Posted by Brenda Sadoway on 2010/01/30
After our conference call today, here’s a summary of the current situation of what I’ve been working on, as well as the direction this aspect of the project is going:
The past couple weeks, I’ve been working on hiding references to packages (in the project explorer, as well as buttons and menus that allow the user to create a new package).
The concept that is being discussed is that we don’t want the user to work in Java Lite for the first month or so of their course, then come to the point where they switch to the regular Java perspective and become overwhelmed by the sudden presence of many tools they have not been introduced to.
Idea 1: Divide the Java Lite perspective into levels (beginner, intermediate, etc…) that determine which tools and aspects of Eclipse or visible and which are still hidden. The user would be able to choose their level depending on what they feel comfortable with at the time. The possible levels would be available through the welcome screen (and through a menu somewhere as well?). There’s still the task of deciding what’s considered a basic tool meant for “beginner” users, what’s one step up from that, for “intermediate” users, and so on.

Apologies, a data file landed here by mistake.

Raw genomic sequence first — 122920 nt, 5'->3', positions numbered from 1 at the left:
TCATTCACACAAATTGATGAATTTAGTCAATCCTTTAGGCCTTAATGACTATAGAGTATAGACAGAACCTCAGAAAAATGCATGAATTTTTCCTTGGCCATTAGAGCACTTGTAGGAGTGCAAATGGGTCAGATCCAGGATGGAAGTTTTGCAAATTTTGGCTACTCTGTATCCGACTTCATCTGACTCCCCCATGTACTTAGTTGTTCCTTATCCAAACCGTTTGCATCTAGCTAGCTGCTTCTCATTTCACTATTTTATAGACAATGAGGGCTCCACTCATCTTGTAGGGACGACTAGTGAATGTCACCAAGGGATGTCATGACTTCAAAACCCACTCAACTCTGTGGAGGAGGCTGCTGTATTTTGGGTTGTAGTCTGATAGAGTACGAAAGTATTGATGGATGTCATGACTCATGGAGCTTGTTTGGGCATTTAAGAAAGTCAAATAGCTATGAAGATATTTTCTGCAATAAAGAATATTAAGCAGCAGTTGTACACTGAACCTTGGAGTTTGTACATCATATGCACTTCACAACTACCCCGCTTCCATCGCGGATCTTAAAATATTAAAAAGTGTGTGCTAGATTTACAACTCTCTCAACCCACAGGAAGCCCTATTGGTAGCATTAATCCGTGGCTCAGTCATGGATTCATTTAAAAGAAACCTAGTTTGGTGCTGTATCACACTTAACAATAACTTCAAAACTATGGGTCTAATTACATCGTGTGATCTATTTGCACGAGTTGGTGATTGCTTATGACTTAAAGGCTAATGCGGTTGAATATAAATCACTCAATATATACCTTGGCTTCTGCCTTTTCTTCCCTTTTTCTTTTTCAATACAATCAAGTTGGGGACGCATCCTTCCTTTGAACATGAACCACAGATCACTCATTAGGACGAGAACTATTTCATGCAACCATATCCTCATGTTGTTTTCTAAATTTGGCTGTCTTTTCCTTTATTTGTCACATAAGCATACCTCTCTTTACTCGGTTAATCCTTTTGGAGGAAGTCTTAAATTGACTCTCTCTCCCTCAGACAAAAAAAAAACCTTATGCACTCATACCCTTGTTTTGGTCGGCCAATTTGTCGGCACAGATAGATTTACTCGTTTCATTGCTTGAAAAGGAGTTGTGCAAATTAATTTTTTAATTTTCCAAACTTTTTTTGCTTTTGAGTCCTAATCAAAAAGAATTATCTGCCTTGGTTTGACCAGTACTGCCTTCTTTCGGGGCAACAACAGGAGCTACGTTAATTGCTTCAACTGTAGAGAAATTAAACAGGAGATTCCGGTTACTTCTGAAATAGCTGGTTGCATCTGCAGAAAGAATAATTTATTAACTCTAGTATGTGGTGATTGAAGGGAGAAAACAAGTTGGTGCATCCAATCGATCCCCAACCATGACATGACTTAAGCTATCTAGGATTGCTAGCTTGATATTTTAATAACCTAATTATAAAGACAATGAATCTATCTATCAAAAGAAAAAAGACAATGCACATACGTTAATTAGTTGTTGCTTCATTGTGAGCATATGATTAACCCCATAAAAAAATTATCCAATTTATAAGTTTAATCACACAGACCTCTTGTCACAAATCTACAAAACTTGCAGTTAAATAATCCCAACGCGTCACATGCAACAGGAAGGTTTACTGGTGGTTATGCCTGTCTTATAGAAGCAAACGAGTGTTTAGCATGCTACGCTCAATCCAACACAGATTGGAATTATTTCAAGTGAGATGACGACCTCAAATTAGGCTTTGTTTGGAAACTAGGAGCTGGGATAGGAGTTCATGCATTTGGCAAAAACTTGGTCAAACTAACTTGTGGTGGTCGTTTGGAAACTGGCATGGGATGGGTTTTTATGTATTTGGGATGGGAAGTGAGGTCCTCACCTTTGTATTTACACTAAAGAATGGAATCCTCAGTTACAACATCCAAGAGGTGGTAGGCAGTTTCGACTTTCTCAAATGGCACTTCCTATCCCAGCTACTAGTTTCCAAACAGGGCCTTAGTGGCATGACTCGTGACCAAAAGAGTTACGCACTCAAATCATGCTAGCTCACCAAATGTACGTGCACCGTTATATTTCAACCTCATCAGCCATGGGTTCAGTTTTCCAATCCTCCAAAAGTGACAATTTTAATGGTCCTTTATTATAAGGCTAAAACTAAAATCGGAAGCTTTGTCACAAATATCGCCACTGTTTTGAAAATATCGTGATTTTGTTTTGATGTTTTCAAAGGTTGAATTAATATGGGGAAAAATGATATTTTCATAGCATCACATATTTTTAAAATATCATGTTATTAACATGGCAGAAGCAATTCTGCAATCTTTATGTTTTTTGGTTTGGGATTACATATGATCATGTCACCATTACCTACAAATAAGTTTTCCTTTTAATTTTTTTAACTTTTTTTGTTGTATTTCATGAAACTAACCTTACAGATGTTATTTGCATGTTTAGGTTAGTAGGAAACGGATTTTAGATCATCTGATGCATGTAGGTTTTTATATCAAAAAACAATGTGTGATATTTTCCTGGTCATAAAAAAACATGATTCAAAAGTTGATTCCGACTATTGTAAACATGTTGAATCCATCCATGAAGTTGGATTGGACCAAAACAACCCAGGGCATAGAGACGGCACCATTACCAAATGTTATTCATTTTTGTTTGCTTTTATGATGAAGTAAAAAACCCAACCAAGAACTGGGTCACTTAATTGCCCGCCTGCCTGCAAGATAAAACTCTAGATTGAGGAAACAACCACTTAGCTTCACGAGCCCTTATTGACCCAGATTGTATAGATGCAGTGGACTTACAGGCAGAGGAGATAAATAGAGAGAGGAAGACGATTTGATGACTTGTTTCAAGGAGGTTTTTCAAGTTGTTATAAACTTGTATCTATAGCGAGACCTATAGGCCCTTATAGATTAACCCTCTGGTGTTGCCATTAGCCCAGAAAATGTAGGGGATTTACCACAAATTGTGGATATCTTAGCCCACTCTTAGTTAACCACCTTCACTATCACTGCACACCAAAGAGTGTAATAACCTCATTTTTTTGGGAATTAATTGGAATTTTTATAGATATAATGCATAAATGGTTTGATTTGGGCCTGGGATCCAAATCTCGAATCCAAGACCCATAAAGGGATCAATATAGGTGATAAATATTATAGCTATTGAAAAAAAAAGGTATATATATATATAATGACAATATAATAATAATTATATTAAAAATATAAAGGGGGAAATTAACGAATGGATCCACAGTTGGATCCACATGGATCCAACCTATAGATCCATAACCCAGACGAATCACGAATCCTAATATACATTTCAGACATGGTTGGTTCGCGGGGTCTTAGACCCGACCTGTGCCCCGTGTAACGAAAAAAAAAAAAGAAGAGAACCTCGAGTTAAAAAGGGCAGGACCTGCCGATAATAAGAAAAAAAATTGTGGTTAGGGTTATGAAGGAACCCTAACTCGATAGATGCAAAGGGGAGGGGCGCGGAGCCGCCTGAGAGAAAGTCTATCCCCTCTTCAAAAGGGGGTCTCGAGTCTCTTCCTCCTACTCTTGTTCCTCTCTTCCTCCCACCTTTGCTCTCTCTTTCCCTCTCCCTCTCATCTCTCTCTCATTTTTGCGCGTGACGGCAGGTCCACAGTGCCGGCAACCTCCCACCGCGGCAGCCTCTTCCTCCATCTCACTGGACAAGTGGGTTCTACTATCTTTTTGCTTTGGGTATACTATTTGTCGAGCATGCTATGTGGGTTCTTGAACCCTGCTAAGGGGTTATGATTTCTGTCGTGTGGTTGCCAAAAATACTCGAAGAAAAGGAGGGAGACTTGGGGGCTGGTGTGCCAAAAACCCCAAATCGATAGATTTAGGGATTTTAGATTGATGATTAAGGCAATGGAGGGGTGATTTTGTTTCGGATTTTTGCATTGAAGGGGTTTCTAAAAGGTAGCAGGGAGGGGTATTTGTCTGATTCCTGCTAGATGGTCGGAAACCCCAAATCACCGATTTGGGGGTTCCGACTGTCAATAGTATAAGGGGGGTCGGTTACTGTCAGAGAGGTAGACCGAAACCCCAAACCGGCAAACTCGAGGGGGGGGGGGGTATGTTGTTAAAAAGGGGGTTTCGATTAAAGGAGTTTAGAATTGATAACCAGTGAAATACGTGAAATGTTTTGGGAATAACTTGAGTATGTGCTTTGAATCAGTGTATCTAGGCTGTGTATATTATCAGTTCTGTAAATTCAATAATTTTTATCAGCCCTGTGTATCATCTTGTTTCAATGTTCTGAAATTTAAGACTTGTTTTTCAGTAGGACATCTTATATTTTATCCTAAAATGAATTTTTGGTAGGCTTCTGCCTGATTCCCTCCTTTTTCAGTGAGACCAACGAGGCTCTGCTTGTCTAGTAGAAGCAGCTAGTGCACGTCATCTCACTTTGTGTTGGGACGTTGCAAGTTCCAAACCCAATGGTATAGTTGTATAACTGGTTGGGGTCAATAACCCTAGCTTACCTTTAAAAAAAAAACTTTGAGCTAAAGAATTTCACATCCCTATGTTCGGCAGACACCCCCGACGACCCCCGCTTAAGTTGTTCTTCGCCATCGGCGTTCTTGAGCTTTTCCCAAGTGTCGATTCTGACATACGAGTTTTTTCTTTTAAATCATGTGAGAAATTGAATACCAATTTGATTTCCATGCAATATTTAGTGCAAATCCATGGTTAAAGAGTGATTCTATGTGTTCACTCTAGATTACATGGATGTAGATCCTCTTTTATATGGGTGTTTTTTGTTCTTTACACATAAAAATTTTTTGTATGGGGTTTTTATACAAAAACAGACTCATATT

Idea 2: The program learns what should and shouldn’t be displayed over time based on the user’s activity. If they are beginning to use certain tools, perhaps the next level of those tools, or others that might also be useful, should be visible from then on. To avoid new aspects of the perspective suddenly appearing at seemingly random intervals, perhaps a window pops up when the user seems to be ready to learn about a new tool or concept, explaining where it is and what it’s used for (is this along the lines of a tutorial?). Similar to Idea 1, there’s the task of deciding at what pace new tools are brought to the user’s attention, and in what order. I think this would be based on what the user is already using, and how often.
Based on Idea 2, Wayne proposed in Bug 299965 that the default package should always be hidden. If the project has an explicitly made package though, it should be visible. Likewise, if only one source folder is present, it should be hidden, but if more than one exist, they should be visible as well. This is to preserve the project structure the user or someone else (for example, a teacher), may have intended, while still simplifying the hierarchy where possible.
That about sums up what’s been discussed on this topic.
The conference call replaced our weekly meeting this week.